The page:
AS: Having said this, what is the current installed base of Canon digital production printers across India? Can you share the break-up of installations in tier-A and tier-B cities?
KK: We have an installed base of 125 plus production printing equipment. At this point, we are operating in 15 cities and these are either tier-A and tier-B class cities. 
AS: You have been visiting and interacting with the PSPs across India. How are these printers harnessing the Canon digital engines? Their outlook ...
KK: The PSPs can be broadly categorised into two segments. One segment just prints and hands out the printed matter on required media. The second segment adds value to the print by looking at conceptualising products, printing them and finally readying the print to the desired finished goods like coffee-table books, invitations, menus, danglers, point of sales advertising among others.
AS: What are the key trends?
KK: There are various applications that are gaining ground with these printers, of which, customisation, is the most evident. The trend which is emerging is, decentralised printing. Earlier, large cities were getting accumulated print volumes from suburban towns and up-country locations. With light production segment machines available at cheaper prices, new print clusters are getting developed in these areas.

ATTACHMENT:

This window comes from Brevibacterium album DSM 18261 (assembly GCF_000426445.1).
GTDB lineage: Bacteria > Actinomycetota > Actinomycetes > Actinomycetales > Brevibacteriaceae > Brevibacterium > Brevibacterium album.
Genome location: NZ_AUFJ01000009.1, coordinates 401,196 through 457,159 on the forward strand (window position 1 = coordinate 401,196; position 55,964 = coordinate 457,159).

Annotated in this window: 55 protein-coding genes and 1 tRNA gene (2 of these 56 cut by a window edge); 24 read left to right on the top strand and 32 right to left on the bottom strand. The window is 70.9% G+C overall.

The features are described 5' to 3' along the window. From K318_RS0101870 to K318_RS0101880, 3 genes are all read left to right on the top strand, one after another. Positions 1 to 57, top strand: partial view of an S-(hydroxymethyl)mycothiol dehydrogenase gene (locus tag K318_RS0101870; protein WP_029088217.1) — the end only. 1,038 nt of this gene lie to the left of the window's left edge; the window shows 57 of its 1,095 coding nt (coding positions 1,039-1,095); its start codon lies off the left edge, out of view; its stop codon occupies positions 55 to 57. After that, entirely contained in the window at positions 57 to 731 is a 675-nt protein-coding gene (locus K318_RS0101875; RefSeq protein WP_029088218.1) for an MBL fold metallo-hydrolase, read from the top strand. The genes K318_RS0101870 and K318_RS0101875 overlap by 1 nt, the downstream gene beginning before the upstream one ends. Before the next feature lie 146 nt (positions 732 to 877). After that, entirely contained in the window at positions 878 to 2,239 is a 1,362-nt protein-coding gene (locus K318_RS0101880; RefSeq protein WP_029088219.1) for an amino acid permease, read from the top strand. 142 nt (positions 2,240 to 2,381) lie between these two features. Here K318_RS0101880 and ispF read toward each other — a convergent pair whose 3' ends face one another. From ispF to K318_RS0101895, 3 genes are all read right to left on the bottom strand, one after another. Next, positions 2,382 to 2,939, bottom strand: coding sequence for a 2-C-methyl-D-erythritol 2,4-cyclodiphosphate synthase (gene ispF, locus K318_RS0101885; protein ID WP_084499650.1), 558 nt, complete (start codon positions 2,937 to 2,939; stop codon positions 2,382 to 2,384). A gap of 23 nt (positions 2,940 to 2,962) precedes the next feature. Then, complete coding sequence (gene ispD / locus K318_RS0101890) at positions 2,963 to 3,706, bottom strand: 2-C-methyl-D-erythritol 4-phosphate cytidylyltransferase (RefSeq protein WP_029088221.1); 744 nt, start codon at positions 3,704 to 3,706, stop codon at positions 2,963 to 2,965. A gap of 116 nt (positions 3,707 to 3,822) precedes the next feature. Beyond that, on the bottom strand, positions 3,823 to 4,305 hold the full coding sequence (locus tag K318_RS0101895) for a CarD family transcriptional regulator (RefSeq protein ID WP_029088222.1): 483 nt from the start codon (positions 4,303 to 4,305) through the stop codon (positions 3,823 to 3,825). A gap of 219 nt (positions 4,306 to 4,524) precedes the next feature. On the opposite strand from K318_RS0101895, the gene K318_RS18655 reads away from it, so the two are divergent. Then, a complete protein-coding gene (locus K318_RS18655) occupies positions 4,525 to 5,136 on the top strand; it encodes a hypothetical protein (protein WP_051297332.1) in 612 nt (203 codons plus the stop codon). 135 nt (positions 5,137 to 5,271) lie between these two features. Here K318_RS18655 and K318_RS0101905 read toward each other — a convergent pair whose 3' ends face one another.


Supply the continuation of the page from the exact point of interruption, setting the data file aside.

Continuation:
AS: Photo and wedding albums segment of the print industry is picking up. Given the fact that these are entirely printed on digital and not offset, how do you see this segment and opportunity in driving sales for Canon presses?